One of Andy’s less successful cases led years ago to a murder conviction for his client, Joey DeSimone, but Andy has always believed the man innocent of the murders of Karen and Richard Solarno.

As a favor to Joey, Andy agrees to check on the man’s elderly and forgetful uncle, taking Tara along for the visits. Nicky Fats falls for Tara but once he starts muttering about taking out someone else, Andy’s interest clicks. Could Nicky know, in the confines of his confusion, who really murdered the Salerno’s? And how can Andy find out and get Joey a new trial?

With the help of his friends, Andy launches an investigation into the business dealings of Solarno’s company and soon finds himself almost dying. Coupled with other information he unearths, he’s able to convince a judge to give Joey a new trial.

This is where the fun starts, as the trial scenes will reach a verdict that gives Andy’s heart a twist. And then he really figures out what’s been happening.

This is a complex plot, despite the humor and the presence of Laurie, Andy’s love interest, and several friends from the series making reappearances. There will be the drug trafficking, the involvement of the FBI, and don’t forget the family business of the DeSimone’s, the Mafia.

While Rosenfelt manages to keep things light, he balances it nicely with intrigue, action, and a satisfying ending that ties up all the ends. And then some. An additional touch is the listing he adds at the end of every book of Acknowledgments to friends who happen to be famous, or maybe not even people, as in this volume where Andy and Cherry Garcia show up alongside Woody and Gracie Allen and Neil and Hope Diamond.

By the way, there is a real Tara Foundation that helps find homes for sick or injured dogs. To date the foundation has rescued over 4000 dogs from shelves, and Rosenfelt often houses dozens at a time in his Maine house. Another reason to buy this book for any dog lover on your list.



Continued Series Winners: James, Mays, Cleeves, Toyne, Rhodes, Billingham & Haddam Sunday, Oct 27 2013 

Auntie M is reading a ton of great series and wants to suggest you check out these continued winners.

dead man's time by peter james Peter James’ Roy Grace novels have captivated readers in the millions and he continues his powerful series with Dead Man’s Time. Set in Brighton, these police thrillers follow the Detective Superintendent and his relationship. The newest has the unusual premise of a prologue from 1922, when five-year-old Gavin Daly and his sister board a ship for Dublin after the death of their parents.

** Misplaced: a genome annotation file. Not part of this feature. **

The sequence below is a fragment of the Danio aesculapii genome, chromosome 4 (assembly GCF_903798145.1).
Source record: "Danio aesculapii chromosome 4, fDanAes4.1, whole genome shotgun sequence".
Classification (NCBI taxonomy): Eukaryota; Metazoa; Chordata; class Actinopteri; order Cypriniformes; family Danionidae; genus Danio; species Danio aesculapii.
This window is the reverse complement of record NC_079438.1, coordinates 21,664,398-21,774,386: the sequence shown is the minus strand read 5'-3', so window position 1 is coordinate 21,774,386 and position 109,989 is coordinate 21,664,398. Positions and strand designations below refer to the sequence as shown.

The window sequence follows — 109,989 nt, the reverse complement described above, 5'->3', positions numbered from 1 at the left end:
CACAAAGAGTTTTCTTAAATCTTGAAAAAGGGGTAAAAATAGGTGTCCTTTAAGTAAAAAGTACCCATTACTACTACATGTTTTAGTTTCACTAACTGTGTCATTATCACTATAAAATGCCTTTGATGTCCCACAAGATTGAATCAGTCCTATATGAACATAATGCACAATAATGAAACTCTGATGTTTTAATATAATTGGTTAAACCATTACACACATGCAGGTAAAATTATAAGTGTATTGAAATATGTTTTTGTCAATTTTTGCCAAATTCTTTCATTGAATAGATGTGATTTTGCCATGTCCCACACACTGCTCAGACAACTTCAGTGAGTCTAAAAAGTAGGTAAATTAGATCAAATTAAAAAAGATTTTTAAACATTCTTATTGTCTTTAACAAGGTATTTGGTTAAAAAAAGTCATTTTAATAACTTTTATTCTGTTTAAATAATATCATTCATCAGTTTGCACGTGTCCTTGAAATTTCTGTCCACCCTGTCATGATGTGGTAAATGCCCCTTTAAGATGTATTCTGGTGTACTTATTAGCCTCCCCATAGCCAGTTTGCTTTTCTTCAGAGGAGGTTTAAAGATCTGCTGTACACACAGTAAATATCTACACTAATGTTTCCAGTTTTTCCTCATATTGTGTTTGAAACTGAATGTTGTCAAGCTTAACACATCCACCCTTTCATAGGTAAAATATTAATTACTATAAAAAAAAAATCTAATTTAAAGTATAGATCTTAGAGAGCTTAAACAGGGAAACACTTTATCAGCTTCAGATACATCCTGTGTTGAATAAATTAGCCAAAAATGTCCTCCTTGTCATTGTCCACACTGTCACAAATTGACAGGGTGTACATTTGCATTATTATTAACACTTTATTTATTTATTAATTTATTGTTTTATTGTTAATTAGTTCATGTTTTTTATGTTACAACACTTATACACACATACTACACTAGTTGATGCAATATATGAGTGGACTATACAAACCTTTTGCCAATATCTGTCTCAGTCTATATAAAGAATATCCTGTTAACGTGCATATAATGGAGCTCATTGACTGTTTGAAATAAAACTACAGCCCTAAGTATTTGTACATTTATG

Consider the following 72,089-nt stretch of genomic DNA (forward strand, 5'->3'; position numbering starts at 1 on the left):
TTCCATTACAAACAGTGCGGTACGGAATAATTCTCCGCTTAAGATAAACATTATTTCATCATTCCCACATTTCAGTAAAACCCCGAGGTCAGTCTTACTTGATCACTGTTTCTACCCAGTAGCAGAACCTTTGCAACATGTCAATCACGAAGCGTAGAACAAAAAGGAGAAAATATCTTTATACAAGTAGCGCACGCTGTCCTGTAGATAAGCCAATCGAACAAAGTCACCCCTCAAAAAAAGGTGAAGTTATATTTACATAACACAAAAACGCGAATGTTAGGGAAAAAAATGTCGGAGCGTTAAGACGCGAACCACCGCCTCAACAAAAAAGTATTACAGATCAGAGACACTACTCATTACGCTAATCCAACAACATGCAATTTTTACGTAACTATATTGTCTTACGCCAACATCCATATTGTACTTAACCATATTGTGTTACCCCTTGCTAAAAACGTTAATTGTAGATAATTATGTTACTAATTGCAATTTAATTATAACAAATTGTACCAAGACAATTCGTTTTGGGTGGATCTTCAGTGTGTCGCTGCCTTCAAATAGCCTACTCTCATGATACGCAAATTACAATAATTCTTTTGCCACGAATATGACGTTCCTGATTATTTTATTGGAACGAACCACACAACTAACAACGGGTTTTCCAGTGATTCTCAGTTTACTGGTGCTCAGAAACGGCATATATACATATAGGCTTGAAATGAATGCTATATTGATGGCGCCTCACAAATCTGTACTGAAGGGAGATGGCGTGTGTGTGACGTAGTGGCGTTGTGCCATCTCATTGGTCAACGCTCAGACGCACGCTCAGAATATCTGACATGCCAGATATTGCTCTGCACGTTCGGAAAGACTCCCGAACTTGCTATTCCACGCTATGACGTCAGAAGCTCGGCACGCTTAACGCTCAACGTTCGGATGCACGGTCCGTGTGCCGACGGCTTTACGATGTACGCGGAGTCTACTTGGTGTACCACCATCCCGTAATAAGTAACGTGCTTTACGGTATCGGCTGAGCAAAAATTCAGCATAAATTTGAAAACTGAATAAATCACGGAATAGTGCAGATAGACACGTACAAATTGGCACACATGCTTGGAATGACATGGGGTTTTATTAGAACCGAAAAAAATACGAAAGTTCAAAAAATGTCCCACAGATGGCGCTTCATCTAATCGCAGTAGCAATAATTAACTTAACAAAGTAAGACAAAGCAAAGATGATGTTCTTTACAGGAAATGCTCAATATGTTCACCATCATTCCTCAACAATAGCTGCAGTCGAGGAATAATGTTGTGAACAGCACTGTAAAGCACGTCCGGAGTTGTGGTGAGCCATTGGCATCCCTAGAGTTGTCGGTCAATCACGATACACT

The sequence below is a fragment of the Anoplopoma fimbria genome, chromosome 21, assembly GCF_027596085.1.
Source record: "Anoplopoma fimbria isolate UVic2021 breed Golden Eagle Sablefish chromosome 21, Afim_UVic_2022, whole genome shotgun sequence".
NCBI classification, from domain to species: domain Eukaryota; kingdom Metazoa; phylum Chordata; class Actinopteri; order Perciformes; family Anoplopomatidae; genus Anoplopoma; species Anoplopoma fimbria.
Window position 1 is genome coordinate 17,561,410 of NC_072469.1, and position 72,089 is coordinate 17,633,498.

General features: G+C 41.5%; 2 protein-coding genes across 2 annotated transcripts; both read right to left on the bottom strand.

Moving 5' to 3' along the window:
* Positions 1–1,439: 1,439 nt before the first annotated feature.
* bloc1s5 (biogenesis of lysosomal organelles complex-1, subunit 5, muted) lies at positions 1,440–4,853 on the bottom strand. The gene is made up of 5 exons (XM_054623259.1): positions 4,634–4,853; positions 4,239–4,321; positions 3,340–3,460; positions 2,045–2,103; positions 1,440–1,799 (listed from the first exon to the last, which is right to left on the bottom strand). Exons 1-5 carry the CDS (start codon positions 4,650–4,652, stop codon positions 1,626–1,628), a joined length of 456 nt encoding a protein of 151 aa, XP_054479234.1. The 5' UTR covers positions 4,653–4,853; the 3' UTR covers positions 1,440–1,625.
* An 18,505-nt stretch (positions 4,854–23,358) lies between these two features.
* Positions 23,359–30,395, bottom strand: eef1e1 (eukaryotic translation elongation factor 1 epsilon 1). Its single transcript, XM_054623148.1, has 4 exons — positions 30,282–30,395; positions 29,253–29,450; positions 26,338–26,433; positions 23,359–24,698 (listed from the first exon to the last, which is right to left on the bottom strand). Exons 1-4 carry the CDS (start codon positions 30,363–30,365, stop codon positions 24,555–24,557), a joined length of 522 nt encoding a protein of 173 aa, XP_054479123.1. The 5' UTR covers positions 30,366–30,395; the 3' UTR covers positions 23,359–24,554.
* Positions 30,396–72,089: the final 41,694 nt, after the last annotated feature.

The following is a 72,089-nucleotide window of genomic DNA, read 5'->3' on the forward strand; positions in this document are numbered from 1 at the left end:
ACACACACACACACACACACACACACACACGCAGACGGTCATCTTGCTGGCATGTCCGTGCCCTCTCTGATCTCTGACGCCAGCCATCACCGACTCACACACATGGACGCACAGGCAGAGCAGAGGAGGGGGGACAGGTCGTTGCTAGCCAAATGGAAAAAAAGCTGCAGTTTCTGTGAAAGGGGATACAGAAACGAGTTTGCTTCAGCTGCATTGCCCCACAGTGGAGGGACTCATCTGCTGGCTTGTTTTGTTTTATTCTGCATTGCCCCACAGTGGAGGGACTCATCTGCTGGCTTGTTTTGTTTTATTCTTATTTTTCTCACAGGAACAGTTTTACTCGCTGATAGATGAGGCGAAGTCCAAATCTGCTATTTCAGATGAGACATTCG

At the dock in New York, a messenger carries two things that will haunt Gavin for the rest of his life: his father’s pocket watch, and a paper with four names and eleven numbers written on it. Gavin pledges to find out the meaning of these things and spends a lifetime searching.

Fast forward to current time, and Grace is getting used to being a new father and the lack of sleep that brings. A string of burglaries have captured the attention of Brighton’s residents.

When an old woman is murdered and a huge cache of antiques she kept stolen, he is surprised when her family are only interested in one item: a vintage pocket watch. The victim’s brother is none other than an aged Gavin Daly, still on the hunt having amassed incredible wealth as the years have passed.

What Grace will find as he probes is a mixed bag of old revenge and new hatreds. He will become mired in the machinations of several trails, leading to the antiques world of Brighton, to Marbella and its crime world, and back in time to the crime families of New York.

And all the time he seeks to unravel this twisted scheme, a madman plots against his beloved Cleo and their infant son. A wonderful addition to the series, meticulously researched and intricately plotted.

Auntie M had the pleasure of meeting with Peter James this summer and found him warm and likeable, with a wicked sense of humor not unlike his protagonist.


Peter Mays’ Lewis trilogy captures the remoteness of the Outer Hebrides area and its stark beauty in his award-winning series that serves up the complexity of human relationships.

After the success of The Blackhouse, Mays second offering, lewisman300The Lewis Man, finds his protagonist, former DI Fin Macleod, bound by his past to help the family of islanders he is linked to by history and familial ties.

The father of his lover, Marsaili, has always maintained he was an only child, and enters a care home suffering from dementia when Marsaili’s mother has her fill of taking care of him.

Then a corpse is found in a peat bog, and far from being the historic body it is first thought, it is quickly ascertained that this body is far more recent–and is a DNA match to Tormod Macdonald, Marsaili’s father.